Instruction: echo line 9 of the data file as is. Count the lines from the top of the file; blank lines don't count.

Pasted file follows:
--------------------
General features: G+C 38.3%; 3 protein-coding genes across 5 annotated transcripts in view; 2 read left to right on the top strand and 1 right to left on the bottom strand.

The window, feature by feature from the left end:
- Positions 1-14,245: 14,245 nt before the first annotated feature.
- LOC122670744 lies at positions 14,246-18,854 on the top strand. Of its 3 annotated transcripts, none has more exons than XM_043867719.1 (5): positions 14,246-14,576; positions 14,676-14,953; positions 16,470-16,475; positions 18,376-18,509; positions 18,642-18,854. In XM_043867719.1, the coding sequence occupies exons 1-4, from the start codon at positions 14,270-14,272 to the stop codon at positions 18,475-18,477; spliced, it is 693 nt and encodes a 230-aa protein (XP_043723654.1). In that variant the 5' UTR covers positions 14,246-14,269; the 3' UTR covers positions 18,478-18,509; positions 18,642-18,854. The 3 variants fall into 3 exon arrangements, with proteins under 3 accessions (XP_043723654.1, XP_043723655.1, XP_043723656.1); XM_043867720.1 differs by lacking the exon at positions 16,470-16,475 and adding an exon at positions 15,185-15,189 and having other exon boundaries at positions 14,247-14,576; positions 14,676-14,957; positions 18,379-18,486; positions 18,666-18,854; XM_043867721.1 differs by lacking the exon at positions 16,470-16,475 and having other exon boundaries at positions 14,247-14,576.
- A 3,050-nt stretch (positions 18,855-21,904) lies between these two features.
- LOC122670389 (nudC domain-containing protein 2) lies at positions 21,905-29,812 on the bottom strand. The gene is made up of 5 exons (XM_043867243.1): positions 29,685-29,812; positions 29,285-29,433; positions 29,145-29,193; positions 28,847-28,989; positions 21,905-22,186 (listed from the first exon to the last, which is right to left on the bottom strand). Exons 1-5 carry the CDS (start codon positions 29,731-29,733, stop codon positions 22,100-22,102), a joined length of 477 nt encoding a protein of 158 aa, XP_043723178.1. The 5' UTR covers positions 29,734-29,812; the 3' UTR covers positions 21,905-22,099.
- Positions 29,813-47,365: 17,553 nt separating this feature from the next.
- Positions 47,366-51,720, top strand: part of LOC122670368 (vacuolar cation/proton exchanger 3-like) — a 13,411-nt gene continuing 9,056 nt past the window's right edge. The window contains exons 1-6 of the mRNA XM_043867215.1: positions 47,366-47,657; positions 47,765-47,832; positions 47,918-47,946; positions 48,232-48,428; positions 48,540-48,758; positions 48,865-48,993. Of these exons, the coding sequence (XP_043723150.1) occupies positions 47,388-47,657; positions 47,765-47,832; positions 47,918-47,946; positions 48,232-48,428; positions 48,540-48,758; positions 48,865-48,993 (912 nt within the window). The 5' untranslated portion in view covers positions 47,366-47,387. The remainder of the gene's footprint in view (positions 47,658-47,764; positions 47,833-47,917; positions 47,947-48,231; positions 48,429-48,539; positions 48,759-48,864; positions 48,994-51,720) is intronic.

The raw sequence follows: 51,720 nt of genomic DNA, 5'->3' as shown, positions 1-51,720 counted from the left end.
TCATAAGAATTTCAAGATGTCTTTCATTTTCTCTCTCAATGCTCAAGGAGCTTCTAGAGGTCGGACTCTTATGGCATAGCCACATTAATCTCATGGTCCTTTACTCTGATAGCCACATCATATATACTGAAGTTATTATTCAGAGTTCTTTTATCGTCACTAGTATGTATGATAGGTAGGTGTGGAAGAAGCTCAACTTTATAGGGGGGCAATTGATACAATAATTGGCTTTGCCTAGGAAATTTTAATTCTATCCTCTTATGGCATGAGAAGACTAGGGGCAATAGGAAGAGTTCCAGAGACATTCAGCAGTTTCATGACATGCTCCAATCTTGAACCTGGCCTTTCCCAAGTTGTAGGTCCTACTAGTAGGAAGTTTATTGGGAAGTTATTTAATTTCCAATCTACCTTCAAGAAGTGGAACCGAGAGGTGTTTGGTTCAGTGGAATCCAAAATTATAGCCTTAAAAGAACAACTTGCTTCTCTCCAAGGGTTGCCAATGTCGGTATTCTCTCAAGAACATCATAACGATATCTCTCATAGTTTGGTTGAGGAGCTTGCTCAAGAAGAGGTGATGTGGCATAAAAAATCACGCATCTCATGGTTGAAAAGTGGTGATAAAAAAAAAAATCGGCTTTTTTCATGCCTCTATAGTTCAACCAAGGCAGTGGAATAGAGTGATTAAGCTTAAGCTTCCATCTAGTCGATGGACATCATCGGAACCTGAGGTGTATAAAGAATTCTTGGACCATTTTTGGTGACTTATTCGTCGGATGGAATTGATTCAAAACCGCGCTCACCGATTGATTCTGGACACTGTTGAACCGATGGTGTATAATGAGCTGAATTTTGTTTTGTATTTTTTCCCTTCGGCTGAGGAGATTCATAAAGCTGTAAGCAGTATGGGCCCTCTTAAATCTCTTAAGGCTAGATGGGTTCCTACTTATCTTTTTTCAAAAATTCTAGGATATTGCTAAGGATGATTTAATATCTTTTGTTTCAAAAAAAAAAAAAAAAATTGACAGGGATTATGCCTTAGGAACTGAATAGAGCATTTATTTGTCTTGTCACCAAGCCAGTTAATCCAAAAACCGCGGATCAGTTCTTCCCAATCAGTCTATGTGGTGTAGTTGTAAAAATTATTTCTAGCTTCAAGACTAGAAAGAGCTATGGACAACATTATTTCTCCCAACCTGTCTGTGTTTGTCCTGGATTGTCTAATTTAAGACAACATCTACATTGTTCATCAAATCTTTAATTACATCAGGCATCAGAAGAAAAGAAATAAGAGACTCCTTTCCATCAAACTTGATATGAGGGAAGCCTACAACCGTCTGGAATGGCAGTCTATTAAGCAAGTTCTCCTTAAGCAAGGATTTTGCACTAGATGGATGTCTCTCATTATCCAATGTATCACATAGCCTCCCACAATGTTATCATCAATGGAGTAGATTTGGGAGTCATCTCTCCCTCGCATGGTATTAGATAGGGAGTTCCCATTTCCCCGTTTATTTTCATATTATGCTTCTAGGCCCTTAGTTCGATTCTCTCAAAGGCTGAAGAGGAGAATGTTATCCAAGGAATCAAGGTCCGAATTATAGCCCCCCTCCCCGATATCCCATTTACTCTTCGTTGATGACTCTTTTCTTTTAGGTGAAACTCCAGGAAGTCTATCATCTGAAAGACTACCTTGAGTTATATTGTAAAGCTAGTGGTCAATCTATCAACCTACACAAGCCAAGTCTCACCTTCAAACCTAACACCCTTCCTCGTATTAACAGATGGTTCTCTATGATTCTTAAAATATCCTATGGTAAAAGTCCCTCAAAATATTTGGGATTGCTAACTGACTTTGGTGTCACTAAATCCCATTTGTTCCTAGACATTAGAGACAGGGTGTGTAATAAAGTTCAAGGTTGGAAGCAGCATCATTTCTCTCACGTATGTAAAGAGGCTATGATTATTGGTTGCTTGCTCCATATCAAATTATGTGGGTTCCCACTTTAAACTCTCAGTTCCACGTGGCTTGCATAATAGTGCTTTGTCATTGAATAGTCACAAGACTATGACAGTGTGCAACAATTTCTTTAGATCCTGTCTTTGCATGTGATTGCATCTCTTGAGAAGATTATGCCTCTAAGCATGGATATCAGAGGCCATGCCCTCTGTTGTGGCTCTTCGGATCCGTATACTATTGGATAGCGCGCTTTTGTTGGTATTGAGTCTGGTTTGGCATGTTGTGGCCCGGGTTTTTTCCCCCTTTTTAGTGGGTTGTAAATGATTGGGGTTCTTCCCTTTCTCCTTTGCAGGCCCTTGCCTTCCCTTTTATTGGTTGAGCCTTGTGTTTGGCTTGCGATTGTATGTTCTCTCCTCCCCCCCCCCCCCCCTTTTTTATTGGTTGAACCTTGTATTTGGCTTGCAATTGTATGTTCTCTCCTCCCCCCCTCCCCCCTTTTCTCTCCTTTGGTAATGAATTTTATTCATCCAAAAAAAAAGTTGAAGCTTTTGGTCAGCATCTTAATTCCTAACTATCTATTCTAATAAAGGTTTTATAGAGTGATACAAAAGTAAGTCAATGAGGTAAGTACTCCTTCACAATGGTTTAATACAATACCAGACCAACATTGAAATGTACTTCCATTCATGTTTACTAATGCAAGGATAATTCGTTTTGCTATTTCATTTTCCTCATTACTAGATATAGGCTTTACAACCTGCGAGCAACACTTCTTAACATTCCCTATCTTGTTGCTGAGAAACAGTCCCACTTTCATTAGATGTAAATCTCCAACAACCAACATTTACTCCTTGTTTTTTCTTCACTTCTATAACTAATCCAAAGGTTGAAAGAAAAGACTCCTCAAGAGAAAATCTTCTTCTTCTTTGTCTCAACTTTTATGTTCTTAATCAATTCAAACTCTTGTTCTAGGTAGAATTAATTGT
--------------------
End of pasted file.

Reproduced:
The raw sequence follows: 51,720 nt of genomic DNA, 5'->3' as shown, positions 1-51,720 counted from the left end.